American Statesman, President of the United States, Founding Father, Principal Author of the Declaration of Independence
"Dependence begets subservience and venality, suffocates the germ of virtue, and prepares fit tools for the designs of ambition."
"He who steadily observes those moral precepts in which all religions concur, will never be questioned at the gates of heaven as to the dogmas in which they all differ."
"I agree that there is a natural aristocracy among men. The grounds of this are virtue and talents."
"I have ever deemed it more honorable and more profitable, too, to set a good example than to follow a bad one."
"I have never been able to conceive how any rational being could propose happiness to himself from the exercise of power over others."
"I know no safe depository of the ultimate powers of the society but the people themselves; and if we think them not enlightened enough to exercise their control with a wholesome discretion, the remedy is not to take it from them, but to inform their discretion by education."
"I never did, or countenanced, in public life, a single act inconsistent with the strictest good faith; having never believed there was one code of morality for a public, and another for a private man."
"Men are naturally divided into two parties: (1) those who fear and distrust the people... (2) those who identify themselves with people, have confidence in them, cherish and consider than as the most honest and safe."
"Never put off till to-morrow what you can do to-day. Never trouble another for what you can do yourself. Never spend your money before you have earned it. Never buy what you do not want because it is cheap. Pride costs more than hunger, thirst and cold. We seldom report of having eaten too little. Nothing is troublesome that we do willingly. How much pain evils have cost us that have never happened! Take things always by the smooth handle. When angry, count ten before you speak, if very angry, count a hundred."
"Nothing gives one person so much advantage over another as to remain cool and unruffled under all circumstances."
"Our greatest happiness does not depend on the condition of life in which chance has placed us, but is always the result of a good conscience, good health, occupation, and freedom in all just pursuits."
"We hold these truths to be sacred and undeniable; that all men are created equal and independent, that from that equal creation they derive rights inherent and inalienable, among which are the preservation of life, liberty and the pursuit of happiness."
"A little rebellion now and then... is a medicine necessary for the sound health of government."
"A strong body makes the mind strong. As to the species of exercises, I advise the gun. While this gives moderate exercise to the body, it gives boldness, enterprise and independence to the mind. Games played with the ball, and others of that nature, are too violent for the body and stamp no character on the mind. Let your gun therefore be your constant companion of your walks. "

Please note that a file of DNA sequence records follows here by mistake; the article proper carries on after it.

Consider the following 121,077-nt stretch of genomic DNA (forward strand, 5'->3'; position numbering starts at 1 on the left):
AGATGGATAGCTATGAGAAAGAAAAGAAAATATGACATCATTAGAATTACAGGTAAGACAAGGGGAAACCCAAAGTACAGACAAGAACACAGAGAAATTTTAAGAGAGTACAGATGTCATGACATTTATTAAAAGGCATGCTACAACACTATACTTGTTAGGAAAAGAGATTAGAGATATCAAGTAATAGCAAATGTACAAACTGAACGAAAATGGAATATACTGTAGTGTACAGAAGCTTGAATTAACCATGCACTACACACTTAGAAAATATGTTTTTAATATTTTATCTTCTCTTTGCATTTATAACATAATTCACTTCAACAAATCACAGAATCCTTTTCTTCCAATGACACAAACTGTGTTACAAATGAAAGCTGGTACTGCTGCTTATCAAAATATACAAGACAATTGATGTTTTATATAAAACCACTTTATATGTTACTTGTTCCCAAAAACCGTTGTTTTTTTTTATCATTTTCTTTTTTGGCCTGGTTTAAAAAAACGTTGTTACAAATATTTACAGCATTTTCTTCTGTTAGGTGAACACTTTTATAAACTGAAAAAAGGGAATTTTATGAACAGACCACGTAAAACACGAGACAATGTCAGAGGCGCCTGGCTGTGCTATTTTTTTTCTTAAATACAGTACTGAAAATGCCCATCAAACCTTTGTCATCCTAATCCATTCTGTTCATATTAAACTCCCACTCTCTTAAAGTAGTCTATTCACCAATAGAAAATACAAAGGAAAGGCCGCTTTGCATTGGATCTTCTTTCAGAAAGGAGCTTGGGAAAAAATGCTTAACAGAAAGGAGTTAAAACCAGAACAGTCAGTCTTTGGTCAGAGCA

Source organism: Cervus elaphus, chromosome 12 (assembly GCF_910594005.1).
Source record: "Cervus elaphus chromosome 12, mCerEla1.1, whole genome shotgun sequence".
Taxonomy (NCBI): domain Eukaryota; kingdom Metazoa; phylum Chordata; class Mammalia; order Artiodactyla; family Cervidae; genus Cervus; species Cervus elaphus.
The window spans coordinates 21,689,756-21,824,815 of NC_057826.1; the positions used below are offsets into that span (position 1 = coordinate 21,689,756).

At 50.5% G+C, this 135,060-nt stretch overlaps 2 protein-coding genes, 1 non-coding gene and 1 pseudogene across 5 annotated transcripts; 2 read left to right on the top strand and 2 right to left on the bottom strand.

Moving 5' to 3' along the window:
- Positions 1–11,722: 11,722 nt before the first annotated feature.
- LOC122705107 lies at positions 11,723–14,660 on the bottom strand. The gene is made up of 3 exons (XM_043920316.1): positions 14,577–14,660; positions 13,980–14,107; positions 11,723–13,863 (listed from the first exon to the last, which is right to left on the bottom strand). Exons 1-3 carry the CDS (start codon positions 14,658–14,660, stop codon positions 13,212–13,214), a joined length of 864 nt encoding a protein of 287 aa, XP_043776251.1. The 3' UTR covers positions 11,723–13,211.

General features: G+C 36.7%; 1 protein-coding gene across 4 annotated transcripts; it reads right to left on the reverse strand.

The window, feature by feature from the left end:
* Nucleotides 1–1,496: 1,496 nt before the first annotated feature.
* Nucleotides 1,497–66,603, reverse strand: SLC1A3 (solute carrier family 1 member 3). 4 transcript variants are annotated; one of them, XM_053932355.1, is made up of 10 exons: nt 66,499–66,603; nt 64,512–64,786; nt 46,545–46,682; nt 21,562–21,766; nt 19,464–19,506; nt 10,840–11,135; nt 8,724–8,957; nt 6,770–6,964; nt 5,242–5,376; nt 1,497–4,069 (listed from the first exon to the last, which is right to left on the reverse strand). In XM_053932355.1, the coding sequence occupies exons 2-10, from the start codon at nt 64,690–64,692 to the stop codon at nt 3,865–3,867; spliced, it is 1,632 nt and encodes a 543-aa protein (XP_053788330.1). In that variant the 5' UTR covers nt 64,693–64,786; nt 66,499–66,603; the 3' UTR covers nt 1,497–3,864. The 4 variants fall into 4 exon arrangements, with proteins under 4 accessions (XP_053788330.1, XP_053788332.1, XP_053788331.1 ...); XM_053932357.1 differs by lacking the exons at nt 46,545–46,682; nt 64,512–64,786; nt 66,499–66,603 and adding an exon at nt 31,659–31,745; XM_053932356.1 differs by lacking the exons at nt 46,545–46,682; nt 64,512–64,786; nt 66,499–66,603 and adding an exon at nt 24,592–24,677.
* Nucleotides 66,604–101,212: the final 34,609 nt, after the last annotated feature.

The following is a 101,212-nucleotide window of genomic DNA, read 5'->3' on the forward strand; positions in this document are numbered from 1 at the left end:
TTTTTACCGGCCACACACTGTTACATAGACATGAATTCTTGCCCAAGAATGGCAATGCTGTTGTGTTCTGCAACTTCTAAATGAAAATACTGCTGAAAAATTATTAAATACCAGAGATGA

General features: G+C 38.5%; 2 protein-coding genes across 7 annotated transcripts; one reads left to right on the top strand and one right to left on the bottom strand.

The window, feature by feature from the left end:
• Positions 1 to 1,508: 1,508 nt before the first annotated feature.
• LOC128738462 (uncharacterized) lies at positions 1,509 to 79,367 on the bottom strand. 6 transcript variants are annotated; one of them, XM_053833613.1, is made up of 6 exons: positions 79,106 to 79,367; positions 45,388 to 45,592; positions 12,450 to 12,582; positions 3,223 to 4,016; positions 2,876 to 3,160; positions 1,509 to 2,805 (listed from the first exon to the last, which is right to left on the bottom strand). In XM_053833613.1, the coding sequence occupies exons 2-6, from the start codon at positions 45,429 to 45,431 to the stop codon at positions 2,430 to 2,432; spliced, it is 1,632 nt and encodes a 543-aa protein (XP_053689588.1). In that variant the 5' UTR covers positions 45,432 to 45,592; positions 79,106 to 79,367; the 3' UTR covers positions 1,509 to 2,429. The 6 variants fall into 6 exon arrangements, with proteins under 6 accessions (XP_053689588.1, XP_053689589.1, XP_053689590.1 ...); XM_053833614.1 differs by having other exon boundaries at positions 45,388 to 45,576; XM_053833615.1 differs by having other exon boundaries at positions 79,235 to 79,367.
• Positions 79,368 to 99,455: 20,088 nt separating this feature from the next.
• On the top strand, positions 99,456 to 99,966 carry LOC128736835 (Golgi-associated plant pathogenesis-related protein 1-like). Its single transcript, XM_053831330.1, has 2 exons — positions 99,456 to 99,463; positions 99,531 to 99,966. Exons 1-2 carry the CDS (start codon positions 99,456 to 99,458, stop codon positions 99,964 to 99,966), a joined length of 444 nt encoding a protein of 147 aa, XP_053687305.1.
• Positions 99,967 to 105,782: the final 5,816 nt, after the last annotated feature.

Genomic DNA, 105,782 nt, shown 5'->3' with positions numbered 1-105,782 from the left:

"All men are endowed by their Creator with unalienable rights; among these are life, liberty, and the pursuit of happiness."
"Equal and exact justice to all men, of whatever state or persuasion, religious or political; peace, commerce, and honest friendship with all nations, entangling alliances with none; the support of the State governments in all their rights, as the most competent administrations for our domestic concerns, and the surest bulwarks against anti-republican tendencies; the preservation of General Government in its whole constitutional vigor, as the sheet anchor of our peace at home and safety abroad... freedom of religion, freedom of the press; freedom of person under the protection of habeas corpus; and trials by juries impartially selected, these principles form the bright constellation which has gone before us, and guided our steps through an age of revolution and reformation."
"Every man wishes to pursue his occupation and to enjoy the fruits of his labors and the produce of his property in peace and safety, and with the least possible expense. When these things are accomplished, all the objects for which government ought to be established are answered."
"Every government degenerates when trusted to the rules of the people alone. The people themselves therefore are its only safe depositories."
"I hold it that a little rebellion now and then is a good thing, and as necessary in the political world as storms in the physical. Unsuccessful rebellions, indeed, generally establish the encroachments on the rights of the people which have produced them. An observation of this truth should render honest republican governors so mild in the punishment of rebellions as not to discourage them too much. It is a medicine necessary for the sound health of government."
"Ignorance of the law is no excuse in any country. If it were, the laws would lose their effect, because it can be always pretended."
"In every government on earth is some trace of human weakness, some germ of corruption and degeneracy, which cunning will discover, and wickedness insensibly open, cultivate and improve. Every government degenerates when trusted to the rulers of the people alone. The people themselves therefore are its only safe depositories."
"Laws and institutions must go hand in hand with the progress of the human mind. As that becomes more developed, more enlightened, as new discoveries are made, new truths disclosed, and manners and opinions change with the change of circumstances, institutions must advance also, and keep pace with the times."
"The care of human life and happiness, and not their destruction, is the first and only legitimate object of good government."
"The man who never looks into a newspaper is better informed than he who reads them, inasmuch as he who knows nothing is nearer the truth than he whose mind is filled with falsehoods and errors."